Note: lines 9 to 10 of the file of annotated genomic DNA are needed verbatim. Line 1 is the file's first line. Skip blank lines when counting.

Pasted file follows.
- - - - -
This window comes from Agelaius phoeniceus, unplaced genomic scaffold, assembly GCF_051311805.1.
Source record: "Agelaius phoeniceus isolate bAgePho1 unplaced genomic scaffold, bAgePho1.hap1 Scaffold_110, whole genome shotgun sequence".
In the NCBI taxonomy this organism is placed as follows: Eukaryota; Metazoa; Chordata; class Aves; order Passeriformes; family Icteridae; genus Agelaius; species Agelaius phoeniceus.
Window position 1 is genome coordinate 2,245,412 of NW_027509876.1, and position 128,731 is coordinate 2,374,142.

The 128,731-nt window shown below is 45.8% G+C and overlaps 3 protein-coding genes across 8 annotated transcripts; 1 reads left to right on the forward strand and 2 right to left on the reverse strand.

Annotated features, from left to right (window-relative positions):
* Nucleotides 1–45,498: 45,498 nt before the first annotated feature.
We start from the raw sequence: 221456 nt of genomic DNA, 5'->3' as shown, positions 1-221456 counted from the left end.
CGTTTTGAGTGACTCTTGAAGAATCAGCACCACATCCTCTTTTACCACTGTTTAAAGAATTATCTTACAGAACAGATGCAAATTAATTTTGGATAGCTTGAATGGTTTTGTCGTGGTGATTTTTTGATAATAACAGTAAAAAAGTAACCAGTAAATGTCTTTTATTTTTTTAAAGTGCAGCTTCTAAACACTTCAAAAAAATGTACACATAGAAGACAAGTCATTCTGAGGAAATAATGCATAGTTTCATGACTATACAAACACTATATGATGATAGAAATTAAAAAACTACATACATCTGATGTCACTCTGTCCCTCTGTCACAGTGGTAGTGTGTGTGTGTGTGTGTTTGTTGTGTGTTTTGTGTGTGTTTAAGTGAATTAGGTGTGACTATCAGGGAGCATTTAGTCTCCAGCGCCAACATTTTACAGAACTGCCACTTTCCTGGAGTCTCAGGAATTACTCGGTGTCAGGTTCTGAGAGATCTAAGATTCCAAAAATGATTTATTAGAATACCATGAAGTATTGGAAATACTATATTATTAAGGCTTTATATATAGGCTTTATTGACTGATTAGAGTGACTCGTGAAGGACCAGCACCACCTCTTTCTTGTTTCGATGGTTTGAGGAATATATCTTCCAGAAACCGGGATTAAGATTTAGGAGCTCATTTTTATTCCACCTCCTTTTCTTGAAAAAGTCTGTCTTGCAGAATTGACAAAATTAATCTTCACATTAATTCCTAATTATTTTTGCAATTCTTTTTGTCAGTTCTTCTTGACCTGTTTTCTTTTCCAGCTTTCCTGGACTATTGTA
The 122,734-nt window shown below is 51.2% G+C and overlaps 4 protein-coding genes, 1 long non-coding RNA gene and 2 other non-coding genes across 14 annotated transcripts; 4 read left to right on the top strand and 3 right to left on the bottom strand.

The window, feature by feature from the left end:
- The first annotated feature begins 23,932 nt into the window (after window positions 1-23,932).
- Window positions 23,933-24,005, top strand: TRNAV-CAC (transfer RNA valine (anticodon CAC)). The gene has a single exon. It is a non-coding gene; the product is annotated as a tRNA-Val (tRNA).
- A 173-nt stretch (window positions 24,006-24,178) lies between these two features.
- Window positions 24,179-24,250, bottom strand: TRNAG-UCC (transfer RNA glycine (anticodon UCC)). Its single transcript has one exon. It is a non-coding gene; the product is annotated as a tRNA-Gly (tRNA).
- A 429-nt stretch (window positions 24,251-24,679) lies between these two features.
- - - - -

CGTTTTGAGTGACTCTTGAAGAATCAGCACCACATCCTCTTTTACCACTGTTTAAAGAATTATCTTACAGAACAGATGCAAATTAATTTTGGATAGCTTGAATGGTTTTGTCGTGGTGATTTTTTGATAATAACAGTAAAAAAGTAACCAGTAAATGTCTTTTATTTTTTTAAAGTGCAGCTTCTAAACACTTCAAAAAAATGTACACATAGAAGACAAGTCATTCTGAGGAAATAATGCATAGTTTCATGACTATACAAACACTATATGATGATAGAAATTAAAAAACTACATACATCTGATGTCACTCTGTCCCTCTGTCACAGTGGTAGTGTGTGTGTGTGTGTGTTTGTTGTGTGTTTTGTGTGTGTTTAAGTGAATTAGGTGTGACTATCAGGGAGCATTTAGTCTCCAGCGCCAACATTTTACAGAACTGCCACTTTCCTGGAGTCTCAGGAATTACTCGGTGTCAGGTTCTGAGAGATCTAAGATTCCAAAAATGATTTATTAGAATACCATGAAGTATTGGAAATACTATATTATTAAGGCTTTATATATAGGCTTTATTGACTGATTAGAGTGACTCGTGAAGGACCAGCACCACCTCTTTCTTGTTTCGATGGTTTGAGGAATATATCTTCCAGAAACCGGGATTAAGATTTAGGAGCTCATTTTTATTCCACCTCCTTTTCTTGAAAAAGTCTGTCTTGCAGAATTGACAAAATTAATCTTCACATTAATTCCTAATTATTTTTGCAATTCTTTTTGTCAGTTCTTCTTGACCTGTTTTCTTTTCCAGCTTTCCTGGACTATTGTA
The 122,734-nt window shown below is 51.2% G+C and overlaps 4 protein-coding genes, 1 long non-coding RNA gene and 2 other non-coding genes across 14 annotated transcripts; 4 read left to right on the top strand and 3 right to left on the bottom strand.